Rustle of waiting: the disturbing portraits of Lise Sarfati
“Lise Sarfati”, Rose Gallery Los Angeles, Fall 2020.
Lise Sarfati studied Russian at the Sorbonne before embarking on a career as a photographer. She was for a time the official photographer of the Academy of Fine Arts before joining the Villa Médicis Hors les Murs in the 80’s and then living in Russia for ten years where she focused on the life of young adults. She then joined the Magnum Agency and moved to Los Angeles.
His works are presented in important museums dedicated to his art: Los Angeles Country Museum of Art, Brooklyn Museum of Art, Maison Européenne de la Photographie, Paris, Museum of Photographic Arts, San Diego, Philadelphia Museum of Art.
His photographs are published in several books including “Acta Est” (Phaidon), “The New Life” (Twin Palms), “SHE” (Twin Palms). She now divides her life between Los Angeles and Paris. Her work always remains centered on the daily life of women who are seized in a universe where reality is doubled – as in Lynch’s work – by a vision where reality imperceptibly comes out of its hinges.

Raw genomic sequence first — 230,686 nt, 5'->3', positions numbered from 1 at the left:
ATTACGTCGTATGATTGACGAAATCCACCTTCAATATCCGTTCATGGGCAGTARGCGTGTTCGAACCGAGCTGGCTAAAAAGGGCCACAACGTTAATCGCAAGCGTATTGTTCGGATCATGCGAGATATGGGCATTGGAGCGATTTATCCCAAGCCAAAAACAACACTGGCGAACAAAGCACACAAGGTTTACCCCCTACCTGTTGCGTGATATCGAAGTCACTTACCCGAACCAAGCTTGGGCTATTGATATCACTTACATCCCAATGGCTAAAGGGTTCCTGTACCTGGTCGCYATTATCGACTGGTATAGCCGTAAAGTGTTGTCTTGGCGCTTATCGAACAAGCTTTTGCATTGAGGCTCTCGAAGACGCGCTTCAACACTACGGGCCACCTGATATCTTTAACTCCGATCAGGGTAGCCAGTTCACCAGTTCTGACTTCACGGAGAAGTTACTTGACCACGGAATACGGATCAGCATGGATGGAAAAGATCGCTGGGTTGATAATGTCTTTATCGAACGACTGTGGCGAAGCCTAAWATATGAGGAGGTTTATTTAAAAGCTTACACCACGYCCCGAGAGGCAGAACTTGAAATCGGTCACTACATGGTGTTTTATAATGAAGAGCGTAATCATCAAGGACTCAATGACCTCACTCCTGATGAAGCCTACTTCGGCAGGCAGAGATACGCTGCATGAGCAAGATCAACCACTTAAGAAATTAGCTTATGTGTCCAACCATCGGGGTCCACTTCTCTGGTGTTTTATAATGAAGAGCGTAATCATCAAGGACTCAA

Hence the mystery suggested by his portraits. They sometimes seem to be taken from films where anxiety becomes the sister of dreams. The atmosphere remains strangely calm but seems filled with risk and anxiety. This is what gives the work a character as enigmatic as it is poetic.
Almost torn from the sun, about to be buried in the cities or deserts of California, the models of the creator are nevertheless attracted by the inaccessible movement of light and subjected to infinite questioning, testimony of disappointments of which we will ignore everything. They remain in the mystery of their own presences and in the rustle of waiting for the photographer’s “iron” to seem to return.